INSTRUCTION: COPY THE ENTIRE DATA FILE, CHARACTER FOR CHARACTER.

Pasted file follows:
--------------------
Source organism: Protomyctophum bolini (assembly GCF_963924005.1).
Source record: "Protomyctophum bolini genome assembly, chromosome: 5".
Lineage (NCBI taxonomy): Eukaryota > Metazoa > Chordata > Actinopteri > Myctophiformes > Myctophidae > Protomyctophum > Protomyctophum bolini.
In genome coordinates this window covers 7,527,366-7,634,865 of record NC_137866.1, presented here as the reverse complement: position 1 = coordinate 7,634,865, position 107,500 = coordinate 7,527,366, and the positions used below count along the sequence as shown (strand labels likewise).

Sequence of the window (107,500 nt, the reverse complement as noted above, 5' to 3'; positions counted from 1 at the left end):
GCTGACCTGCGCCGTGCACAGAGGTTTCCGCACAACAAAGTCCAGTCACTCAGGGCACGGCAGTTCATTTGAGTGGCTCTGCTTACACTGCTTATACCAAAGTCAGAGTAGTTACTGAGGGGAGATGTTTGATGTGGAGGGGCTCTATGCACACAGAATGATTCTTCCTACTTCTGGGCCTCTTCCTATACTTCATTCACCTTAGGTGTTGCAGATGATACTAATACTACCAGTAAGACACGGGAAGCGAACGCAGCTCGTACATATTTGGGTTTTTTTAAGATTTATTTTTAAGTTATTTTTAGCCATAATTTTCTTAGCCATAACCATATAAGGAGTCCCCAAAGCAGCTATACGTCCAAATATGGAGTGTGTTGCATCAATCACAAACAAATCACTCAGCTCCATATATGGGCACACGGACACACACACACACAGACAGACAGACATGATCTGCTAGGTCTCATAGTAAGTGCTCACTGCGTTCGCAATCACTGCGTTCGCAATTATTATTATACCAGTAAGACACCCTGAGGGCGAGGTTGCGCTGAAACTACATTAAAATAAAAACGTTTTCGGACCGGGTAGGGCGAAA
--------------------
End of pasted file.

Source organism: Protomyctophum bolini (assembly GCF_963924005.1).
Source record: "Protomyctophum bolini genome assembly, chromosome: 5".
Lineage (NCBI taxonomy): Eukaryota > Metazoa > Chordata > Actinopteri > Myctophiformes > Myctophidae > Protomyctophum > Protomyctophum bolini.
In genome coordinates this window covers 7,527,366-7,634,865 of record NC_137866.1, presented here as the reverse complement: position 1 = coordinate 7,634,865, position 107,500 = coordinate 7,527,366, and the positions used below count along the sequence as shown (strand labels likewise).

Sequence of the window (107,500 nt, the reverse complement as noted above, 5' to 3'; positions counted from 1 at the left end):
GCTGACCTGCGCCGTGCACAGAGGTTTCCGCACAACAAAGTCCAGTCACTCAGGGCACGGCAGTTCATTTGAGTGGCTCTGCTTACACTGCTTATACCAAAGTCAGAGTAGTTACTGAGGGGAGATGTTTGATGTGGAGGGGCTCTATGCACACAGAATGATTCTTCCTACTTCTGGGCCTCTTCCTATACTTCATTCACCTTAGGTGTTGCAGATGATACTAATACTACCAGTAAGACACGGGAAGCGAACGCAGCTCGTACATATTTGGGTTTTTTTAAGATTTATTTTTAAGTTATTTTTAGCCATAATTTTCTTAGCCATAACCATATAAGGAGTCCCCAAAGCAGCTATACGTCCAAATATGGAGTGTGTTGCATCAATCACAAACAAATCACTCAGCTCCATATATGGGCACACGGACACACACACACACAGACAGACAGACATGATCTGCTAGGTCTCATAGTAAGTGCTCACTGCGTTCGCAATCACTGCGTTCGCAATTATTATTATACCAGTAAGACACCCTGAGGGCGAGGTTGCGCTGAAACTACATTAAAATAAAAACGTTTTCGGACCGGGTAGGGCGAAA